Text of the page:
Tuesday, March 20, 2018

Top British climber Leo Houlding has just made his triumphant return from the project he’s been working on for almost a decade. The Prophet, on Yosemite National Park’s infamously difficult monolith El Capitan, is the first route up the rock to be established by a British climber, and one of the toughest – including a stomach-churning leap  known as the Devil’s Dyno. MF spoke to him about how he stays in peak condition.
You’ve just nailed the Prophet. Just how tough was it?
I’ve been trying the route for nine years, I’ve spent more than 60 days on that piece of the rock. When we did the free ascent it took six days, but four of those were spent in a godawful storm. So there were only two climbing days. We sat on a portaledge that flooded in full storm conditions, for more than 80 hours without moving, in a 4ft by 6ft tent, completely soaked and cold, borderline hypothermic, and then we had to dry everything out for a day and a half and go and perform at our absolute peak.
What was the hardest part in terms of climbing technique?
The really difficult bit is this feature called the A1 Beauty: it’s a beautiful, 35m crack up a totally flat wall. There’s nothing for your hands, nothing for your feet – just this minute crack to jam your fingertips in. And at that point you’re more than twice as high as Canary Wharf.
Do you train on indoor walls much?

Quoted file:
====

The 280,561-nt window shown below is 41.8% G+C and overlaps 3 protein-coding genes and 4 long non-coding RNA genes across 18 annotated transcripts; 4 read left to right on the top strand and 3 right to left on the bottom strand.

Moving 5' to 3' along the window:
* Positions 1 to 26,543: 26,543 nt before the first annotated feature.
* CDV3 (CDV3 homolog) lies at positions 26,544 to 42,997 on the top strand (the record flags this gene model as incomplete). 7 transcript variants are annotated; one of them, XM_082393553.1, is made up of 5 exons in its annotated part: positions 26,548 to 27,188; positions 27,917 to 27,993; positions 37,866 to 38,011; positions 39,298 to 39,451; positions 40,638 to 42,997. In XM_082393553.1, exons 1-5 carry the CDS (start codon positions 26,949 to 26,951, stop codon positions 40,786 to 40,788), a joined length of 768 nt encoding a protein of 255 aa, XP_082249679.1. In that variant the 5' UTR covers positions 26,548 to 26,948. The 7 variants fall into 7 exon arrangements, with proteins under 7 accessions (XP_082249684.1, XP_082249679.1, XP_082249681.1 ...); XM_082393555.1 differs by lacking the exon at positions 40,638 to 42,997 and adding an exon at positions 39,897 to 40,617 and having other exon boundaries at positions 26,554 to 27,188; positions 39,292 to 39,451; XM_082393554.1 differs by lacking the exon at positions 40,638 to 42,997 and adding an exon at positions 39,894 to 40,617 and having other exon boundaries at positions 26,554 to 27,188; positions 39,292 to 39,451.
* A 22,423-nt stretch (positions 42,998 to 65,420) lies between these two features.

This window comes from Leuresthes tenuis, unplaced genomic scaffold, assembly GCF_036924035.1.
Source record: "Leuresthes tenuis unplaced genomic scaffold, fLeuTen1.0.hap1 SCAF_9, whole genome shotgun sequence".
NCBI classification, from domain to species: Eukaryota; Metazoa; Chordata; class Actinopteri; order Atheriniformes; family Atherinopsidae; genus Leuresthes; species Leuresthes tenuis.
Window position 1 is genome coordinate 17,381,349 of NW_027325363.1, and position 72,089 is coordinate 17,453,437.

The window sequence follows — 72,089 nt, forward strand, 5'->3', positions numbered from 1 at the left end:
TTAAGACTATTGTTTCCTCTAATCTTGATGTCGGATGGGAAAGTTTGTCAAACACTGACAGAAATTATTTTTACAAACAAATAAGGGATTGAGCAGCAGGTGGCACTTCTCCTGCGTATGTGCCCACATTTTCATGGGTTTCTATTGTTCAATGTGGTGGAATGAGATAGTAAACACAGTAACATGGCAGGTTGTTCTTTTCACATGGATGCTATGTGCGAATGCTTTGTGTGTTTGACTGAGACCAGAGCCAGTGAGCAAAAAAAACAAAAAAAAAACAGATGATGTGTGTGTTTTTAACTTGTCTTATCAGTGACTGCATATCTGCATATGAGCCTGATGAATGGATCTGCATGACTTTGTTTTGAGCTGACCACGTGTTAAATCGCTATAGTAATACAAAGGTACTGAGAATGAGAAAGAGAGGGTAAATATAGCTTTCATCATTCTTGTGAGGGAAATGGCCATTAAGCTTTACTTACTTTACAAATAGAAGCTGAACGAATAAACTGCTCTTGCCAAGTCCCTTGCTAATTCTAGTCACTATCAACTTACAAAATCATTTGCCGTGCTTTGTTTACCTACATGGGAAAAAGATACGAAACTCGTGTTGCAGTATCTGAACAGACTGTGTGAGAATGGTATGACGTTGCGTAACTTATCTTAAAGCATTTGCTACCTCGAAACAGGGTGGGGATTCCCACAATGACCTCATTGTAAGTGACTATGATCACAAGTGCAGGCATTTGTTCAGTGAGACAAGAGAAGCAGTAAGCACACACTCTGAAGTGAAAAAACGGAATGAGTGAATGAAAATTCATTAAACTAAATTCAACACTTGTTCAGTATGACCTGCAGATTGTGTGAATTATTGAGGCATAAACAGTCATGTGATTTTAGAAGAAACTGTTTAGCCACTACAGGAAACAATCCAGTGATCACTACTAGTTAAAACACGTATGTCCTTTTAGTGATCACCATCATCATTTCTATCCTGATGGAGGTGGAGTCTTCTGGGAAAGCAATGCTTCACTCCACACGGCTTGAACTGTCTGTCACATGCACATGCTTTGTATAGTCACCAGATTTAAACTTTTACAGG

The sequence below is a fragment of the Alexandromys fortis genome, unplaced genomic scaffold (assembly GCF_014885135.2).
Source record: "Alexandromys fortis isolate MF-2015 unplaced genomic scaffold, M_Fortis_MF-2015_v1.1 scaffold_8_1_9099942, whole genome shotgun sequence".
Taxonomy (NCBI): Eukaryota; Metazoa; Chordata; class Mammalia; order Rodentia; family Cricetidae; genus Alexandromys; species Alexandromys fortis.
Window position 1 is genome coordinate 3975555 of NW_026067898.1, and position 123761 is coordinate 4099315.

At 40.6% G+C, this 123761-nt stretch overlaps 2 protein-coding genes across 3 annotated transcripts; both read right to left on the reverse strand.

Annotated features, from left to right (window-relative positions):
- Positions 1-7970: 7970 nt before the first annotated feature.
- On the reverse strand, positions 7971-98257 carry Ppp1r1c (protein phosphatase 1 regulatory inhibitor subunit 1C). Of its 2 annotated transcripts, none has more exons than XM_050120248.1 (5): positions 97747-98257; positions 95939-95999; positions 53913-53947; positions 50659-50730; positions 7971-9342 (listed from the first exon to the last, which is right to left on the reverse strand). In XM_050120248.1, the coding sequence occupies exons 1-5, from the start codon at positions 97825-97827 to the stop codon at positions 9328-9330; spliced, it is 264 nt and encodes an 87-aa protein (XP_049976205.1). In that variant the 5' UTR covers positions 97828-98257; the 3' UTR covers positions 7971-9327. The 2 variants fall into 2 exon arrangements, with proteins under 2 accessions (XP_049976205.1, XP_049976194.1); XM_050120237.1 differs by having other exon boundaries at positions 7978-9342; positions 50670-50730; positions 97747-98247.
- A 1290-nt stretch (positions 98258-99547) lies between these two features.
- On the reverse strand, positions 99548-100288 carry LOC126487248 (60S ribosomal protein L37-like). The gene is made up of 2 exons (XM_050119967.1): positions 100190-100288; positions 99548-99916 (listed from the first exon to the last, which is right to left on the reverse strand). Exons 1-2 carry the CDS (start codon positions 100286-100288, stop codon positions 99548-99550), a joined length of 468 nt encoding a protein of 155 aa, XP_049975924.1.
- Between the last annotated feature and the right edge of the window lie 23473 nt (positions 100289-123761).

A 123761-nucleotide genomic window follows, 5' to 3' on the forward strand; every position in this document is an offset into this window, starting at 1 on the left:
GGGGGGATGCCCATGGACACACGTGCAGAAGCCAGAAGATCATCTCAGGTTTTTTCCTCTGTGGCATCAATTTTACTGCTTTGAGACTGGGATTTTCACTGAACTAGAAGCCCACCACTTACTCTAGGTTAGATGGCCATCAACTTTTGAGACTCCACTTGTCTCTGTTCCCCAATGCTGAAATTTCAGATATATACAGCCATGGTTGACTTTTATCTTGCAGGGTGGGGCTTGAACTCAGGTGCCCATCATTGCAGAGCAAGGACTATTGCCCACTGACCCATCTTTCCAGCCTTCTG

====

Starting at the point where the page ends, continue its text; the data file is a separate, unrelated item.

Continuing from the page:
Well, I’m a professional so I get to chase the summer around the world, which means I tend not to train inside that much. But if you live in the city, in the winter it’s not easy to train in the field. There’s a lot of crossover between styles of climbing, though, so if you want to do big wall climbing you can get some of the benefits by training indoors. Even on a high cliff it comes down to the individual moves, which you can do by bouldering.
What’s a typical training session on a wall like for you?
If I’m on a lead wall [one on which you clip your rope in as you ascend], the classic thing I do to train for endurance on the big cliffs is start on a route that’s graded relatively easy for me like a 6a, then do a 6a-plus, then a 6b, then go all the way up to an 8a-plus, then I’m usually pretty tired so I might fall off that, then I’ll go all the way up and back down. That’s about 28 pitches if you go all the way up and back down again, which should take a couple of hours.

Do pull-ups help your climbing?

Although you need a basic level of strength, I wouldn’t recommend loads of pull-ups, especially if you’re a beginner. It’s much more important to focus on technique. One of the reasons women often make good climbers is that they usually don’t have that upper-body strength, so they have to focus on technique. Also, a base level of fitness is important, so you can go on the cross-trainer or on a bike. I tend to get out on my mountain bike for fitness.

Houlding has a banging new film out that covers his battle with The Prophet. Here’s the shocking trailer for it. It’ll make you say ‘holy’ then some other ruder words.

To see one of the workouts Houlding uses to get in shape for big-ass walls, pick up the March 2011 issue of Men’s Fitness or download the mag here.